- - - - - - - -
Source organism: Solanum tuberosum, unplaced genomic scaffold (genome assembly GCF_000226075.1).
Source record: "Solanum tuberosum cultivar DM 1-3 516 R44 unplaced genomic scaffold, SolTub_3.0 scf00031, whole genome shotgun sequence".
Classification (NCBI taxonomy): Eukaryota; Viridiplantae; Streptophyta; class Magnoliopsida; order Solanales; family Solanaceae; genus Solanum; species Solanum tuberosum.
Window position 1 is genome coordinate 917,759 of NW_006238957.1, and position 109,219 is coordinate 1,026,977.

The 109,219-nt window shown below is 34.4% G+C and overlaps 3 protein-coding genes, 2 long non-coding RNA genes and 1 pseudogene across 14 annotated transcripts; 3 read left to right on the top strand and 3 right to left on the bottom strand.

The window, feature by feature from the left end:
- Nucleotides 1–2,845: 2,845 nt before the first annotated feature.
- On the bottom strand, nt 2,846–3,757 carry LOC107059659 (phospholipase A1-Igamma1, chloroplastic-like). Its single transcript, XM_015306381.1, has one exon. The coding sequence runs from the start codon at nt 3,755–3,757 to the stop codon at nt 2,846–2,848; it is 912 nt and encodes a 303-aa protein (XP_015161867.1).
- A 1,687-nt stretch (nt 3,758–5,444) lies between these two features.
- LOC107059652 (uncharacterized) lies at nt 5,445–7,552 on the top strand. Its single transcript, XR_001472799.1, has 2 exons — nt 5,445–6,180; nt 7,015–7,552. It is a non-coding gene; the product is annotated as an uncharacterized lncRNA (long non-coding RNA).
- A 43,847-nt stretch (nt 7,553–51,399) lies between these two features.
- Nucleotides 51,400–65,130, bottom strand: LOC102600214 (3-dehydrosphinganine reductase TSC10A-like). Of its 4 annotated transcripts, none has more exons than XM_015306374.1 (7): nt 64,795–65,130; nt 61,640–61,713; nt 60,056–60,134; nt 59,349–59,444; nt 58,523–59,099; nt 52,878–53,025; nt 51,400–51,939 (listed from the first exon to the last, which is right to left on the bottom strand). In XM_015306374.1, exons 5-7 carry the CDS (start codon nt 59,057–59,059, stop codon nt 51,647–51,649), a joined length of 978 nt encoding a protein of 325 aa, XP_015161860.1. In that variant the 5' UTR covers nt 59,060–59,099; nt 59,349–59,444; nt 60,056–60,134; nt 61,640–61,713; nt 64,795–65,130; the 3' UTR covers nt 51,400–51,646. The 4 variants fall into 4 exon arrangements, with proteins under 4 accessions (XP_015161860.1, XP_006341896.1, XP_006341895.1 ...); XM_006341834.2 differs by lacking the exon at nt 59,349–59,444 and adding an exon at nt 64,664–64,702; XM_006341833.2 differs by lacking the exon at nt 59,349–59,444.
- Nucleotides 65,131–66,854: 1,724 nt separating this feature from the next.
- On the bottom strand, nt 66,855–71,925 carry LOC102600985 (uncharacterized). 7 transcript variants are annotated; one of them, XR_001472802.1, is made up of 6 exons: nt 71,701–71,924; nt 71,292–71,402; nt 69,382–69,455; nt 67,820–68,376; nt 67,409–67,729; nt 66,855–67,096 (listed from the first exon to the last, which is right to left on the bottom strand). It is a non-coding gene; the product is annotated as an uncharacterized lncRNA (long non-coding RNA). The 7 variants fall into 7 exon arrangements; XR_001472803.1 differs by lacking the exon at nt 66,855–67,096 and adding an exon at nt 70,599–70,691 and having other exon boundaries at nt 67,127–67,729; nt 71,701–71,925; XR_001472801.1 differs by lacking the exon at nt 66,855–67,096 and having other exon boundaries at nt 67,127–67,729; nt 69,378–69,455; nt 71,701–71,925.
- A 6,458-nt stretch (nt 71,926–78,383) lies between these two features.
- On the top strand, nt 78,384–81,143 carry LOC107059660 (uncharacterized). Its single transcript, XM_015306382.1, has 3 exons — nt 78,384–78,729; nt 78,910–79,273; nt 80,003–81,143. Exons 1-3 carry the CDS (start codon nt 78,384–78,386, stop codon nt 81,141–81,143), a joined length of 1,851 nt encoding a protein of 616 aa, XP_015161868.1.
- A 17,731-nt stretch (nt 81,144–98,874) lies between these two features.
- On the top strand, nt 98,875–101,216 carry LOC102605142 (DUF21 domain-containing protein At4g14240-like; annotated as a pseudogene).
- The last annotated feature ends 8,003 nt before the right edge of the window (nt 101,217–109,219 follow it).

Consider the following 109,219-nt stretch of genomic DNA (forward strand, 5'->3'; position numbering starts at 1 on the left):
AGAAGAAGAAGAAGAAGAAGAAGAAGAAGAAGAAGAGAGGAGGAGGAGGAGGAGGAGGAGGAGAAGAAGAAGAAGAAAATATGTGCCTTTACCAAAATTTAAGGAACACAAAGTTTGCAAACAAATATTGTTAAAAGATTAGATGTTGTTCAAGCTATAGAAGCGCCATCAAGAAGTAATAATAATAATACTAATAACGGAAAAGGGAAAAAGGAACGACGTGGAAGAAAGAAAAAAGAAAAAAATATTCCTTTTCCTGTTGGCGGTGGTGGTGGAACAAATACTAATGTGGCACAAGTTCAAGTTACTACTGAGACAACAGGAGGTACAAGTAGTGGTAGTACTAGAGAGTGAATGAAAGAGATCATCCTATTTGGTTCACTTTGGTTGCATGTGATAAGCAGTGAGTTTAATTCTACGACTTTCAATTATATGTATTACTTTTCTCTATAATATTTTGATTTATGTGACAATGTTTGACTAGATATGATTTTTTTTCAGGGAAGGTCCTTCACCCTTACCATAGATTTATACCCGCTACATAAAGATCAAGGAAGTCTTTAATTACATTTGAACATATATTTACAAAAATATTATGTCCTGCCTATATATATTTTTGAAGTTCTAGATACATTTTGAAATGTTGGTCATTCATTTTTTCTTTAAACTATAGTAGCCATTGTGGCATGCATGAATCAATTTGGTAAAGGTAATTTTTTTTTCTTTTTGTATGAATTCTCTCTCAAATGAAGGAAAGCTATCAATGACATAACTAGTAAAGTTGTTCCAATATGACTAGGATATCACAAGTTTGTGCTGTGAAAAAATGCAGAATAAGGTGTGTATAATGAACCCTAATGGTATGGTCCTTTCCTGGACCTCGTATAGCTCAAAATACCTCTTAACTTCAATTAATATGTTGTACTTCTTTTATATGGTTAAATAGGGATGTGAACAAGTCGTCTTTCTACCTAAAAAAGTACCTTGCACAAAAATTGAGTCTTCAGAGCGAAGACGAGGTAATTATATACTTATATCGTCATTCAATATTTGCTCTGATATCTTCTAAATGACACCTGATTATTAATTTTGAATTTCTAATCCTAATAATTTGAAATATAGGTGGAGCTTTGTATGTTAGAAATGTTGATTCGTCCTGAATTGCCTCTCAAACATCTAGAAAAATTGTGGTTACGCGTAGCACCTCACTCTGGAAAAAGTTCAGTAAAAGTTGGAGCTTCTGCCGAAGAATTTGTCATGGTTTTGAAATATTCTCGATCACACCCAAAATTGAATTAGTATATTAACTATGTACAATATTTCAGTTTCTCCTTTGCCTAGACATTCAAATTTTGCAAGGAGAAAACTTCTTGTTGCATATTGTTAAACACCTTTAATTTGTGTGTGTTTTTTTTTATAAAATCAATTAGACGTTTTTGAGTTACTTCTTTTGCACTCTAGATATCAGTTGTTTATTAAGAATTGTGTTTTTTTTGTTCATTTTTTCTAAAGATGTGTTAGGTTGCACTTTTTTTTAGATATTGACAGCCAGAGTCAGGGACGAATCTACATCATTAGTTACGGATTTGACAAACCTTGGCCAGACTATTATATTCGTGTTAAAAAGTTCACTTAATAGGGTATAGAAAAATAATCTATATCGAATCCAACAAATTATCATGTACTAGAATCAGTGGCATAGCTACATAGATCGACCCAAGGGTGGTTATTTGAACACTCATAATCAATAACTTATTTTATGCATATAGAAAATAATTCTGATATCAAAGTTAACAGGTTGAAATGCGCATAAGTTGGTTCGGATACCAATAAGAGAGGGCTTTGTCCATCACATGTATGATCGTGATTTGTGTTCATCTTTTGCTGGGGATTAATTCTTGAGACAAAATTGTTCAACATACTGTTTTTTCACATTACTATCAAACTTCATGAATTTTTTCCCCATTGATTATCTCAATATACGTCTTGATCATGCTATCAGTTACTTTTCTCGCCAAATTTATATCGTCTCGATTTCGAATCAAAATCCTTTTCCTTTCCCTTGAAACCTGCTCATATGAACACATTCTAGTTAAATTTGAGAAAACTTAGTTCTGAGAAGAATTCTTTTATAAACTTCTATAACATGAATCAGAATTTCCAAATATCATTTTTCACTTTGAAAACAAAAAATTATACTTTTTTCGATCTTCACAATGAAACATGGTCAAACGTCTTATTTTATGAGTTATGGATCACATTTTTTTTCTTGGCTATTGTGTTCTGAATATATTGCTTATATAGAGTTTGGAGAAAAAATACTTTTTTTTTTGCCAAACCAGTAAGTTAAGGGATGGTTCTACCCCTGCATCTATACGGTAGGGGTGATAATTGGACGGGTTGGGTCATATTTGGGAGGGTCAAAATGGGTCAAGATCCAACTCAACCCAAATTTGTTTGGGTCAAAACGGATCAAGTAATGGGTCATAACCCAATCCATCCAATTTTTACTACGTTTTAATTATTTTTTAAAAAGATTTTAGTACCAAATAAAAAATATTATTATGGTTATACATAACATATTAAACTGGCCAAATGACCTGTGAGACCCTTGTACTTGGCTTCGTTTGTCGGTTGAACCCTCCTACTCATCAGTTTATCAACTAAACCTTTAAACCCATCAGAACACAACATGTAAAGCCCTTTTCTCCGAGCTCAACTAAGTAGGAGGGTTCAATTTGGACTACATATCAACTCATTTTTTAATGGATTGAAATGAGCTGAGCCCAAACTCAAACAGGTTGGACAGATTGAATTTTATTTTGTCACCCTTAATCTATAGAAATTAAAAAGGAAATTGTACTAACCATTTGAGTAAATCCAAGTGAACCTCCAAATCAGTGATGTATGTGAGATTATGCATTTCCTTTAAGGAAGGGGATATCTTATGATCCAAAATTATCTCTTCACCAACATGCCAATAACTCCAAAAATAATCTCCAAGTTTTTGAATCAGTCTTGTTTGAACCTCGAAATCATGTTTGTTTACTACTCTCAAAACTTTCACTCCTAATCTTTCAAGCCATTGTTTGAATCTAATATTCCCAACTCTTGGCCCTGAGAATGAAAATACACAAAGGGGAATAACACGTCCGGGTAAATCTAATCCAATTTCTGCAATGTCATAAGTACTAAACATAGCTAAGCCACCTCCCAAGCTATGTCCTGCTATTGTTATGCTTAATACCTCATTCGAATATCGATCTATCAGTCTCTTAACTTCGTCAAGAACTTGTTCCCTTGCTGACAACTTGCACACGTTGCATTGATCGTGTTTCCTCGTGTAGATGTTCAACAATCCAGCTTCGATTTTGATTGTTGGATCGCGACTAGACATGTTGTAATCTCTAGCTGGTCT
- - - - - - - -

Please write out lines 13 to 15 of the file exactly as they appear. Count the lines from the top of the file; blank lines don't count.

- Nucleotides 65,131–66,854: 1,724 nt separating this feature from the next.
- On the bottom strand, nt 66,855–71,925 carry LOC102600985 (uncharacterized). 7 transcript variants are annotated; one of them, XR_001472802.1, is made up of 6 exons: nt 71,701–71,924; nt 71,292–71,402; nt 69,382–69,455; nt 67,820–68,376; nt 67,409–67,729; nt 66,855–67,096 (listed from the first exon to the last, which is right to left on the bottom strand). It is a non-coding gene; the product is annotated as an uncharacterized lncRNA (long non-coding RNA). The 7 variants fall into 7 exon arrangements; XR_001472803.1 differs by lacking the exon at nt 66,855–67,096 and adding an exon at nt 70,599–70,691 and having other exon boundaries at nt 67,127–67,729; nt 71,701–71,925; XR_001472801.1 differs by lacking the exon at nt 66,855–67,096 and having other exon boundaries at nt 67,127–67,729; nt 69,378–69,455; nt 71,701–71,925.
- A 6,458-nt stretch (nt 71,926–78,383) lies between these two features.